The town of Clarens has been on the lips of enthusiasts for years. It’s used as the yardstick for just about any town in the vicinity of the Free State, so I was curious on entering – not having visited for about six years. Would the town have retained its artists’ hideaway status, or would it now look a little jaded, overexposed and over-commercialised, as I feared it might?
It is difficult to beat the setting around Clarens. The picture book town lies in the foothills of the Maluti Mountains and the Golden Gate Highlands, on the Caledon River, with views that are pretty magnificent.
Some fourteen art galleries bear testimony to the number of artists the wonder of the scenery has attracted, and the sheer volume of people who pass through here speak of the need to return time and again for the pleasure gained in the outdoors environment of Clarens – white water rafting, horse riding trails, fly fishing and hiking.
Despite my trepidation, and the rather predictable addition of a Protea Hotel and smallish shopping centre with petrol station on the slope of Main Street, the Barn Centre on Sias Oosthuizen Street, and the Clarens Golf and Trout estate where the golf course is obscenely out of character with the unspoilt beauty that used to clad the bottom reaches of these mountains, Clarens has managed to retain a lot of her charm and her constant flea market atmosphere, whilst her artists and intellectuals appear to thrive.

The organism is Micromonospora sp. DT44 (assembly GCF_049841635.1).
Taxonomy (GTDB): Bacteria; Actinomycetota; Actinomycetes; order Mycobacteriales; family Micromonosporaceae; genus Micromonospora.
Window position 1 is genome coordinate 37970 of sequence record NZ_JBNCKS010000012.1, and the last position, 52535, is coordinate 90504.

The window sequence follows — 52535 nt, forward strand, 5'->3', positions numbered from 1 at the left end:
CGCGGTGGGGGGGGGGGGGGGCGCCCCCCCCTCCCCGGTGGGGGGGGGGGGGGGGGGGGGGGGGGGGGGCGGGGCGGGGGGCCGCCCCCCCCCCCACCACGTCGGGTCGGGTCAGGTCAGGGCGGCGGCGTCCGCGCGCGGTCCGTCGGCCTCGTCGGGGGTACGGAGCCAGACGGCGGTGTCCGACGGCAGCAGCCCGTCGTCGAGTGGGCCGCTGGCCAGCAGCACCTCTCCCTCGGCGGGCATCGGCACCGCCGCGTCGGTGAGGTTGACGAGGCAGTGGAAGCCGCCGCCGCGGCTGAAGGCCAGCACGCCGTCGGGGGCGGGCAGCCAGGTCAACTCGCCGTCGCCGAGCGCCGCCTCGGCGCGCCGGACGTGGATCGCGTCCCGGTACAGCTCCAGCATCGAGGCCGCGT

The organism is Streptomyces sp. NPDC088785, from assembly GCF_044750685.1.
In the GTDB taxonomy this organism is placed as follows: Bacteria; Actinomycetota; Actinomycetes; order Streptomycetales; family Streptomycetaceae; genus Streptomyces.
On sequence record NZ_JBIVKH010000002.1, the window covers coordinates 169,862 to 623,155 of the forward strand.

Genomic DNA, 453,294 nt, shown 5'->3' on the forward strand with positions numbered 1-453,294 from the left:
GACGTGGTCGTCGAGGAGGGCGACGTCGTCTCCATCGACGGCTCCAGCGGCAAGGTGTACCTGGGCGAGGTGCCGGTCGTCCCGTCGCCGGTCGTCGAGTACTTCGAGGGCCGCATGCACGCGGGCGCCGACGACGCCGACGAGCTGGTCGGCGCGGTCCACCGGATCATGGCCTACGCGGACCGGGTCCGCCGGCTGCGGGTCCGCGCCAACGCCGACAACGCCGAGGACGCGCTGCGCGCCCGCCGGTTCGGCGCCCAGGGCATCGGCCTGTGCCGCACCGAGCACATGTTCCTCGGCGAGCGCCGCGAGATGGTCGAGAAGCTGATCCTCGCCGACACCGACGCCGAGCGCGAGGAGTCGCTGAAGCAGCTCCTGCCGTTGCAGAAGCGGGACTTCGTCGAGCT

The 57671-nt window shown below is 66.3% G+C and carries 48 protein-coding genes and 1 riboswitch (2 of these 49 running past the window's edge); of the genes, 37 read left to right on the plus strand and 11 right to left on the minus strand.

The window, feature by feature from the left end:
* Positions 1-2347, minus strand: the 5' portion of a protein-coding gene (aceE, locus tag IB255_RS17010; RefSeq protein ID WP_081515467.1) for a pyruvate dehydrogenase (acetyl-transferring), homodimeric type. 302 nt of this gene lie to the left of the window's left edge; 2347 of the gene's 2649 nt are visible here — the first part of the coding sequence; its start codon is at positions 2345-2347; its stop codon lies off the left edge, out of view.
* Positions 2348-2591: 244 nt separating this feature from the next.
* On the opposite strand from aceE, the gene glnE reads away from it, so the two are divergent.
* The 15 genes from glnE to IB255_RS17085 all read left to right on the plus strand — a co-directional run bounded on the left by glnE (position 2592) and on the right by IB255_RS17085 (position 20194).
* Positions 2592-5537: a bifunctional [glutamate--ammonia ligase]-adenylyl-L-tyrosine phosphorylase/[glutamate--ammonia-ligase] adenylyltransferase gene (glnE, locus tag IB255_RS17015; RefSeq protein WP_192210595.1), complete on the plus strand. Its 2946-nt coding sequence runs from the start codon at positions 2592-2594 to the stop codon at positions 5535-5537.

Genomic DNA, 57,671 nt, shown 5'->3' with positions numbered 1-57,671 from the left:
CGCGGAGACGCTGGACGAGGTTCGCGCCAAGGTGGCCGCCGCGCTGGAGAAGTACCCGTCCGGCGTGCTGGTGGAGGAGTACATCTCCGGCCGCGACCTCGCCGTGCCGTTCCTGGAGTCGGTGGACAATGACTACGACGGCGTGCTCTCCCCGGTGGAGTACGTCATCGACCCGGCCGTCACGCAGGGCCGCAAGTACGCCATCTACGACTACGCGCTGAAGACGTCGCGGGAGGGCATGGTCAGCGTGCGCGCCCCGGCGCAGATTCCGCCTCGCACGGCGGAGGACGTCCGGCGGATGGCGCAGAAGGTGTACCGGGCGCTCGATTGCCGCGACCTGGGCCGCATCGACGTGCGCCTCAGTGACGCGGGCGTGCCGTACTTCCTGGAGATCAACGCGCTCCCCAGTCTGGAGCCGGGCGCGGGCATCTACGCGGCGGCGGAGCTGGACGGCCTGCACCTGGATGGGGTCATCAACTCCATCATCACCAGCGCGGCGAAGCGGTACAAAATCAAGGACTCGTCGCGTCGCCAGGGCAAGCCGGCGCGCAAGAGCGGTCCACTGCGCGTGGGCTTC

Properties in Clarens are now quite heavily priced and most of the buyers are from Gauteng, acquiring second homes and prepared to pay for the status of a ‘dinky weekender in Clarens’. The only downside of all this popularity is that the word is out, and everyone and his dog is here.
Yet despite the fact that your ‘quiet weekend’ can end up becoming something of a frenzied run-around acquiring art, climbing mountains, birding, trout fishing, cycling and partying in one of several restaurants, the combination of country and the few city elements the town has adopted seems not to have hindered the average visitor.
If anything, the street culture of Main Street just beyond President Plein is more than a little enticing. Clarens hasn’t been described as the ‘Melville of the Free State’ for nothing; there is a real village appeal here.
And Clarens has more than one saving grace – none of the restaurants is a franchise, traffic is nominal, people are more than a little civilised, so whole mornings pass by over a cup of latte, people-watching on the square, there is plenty of shopping to do, you can now pick up a freshly baked loaf of highly desirable bread, and the views…
Our landlady, from whom we rented a cottage at Timmerskraal, put it all into perspective. She’s lived here for nigh on twenty years and still loves the community and the way of life. Visitors, Carol says, come here mainly for the abundant outdoor life. If you like horse riding, hiking and roughing it there isn’t a more beautiful backdrop or valley, in her opinion, for soaking up the elements.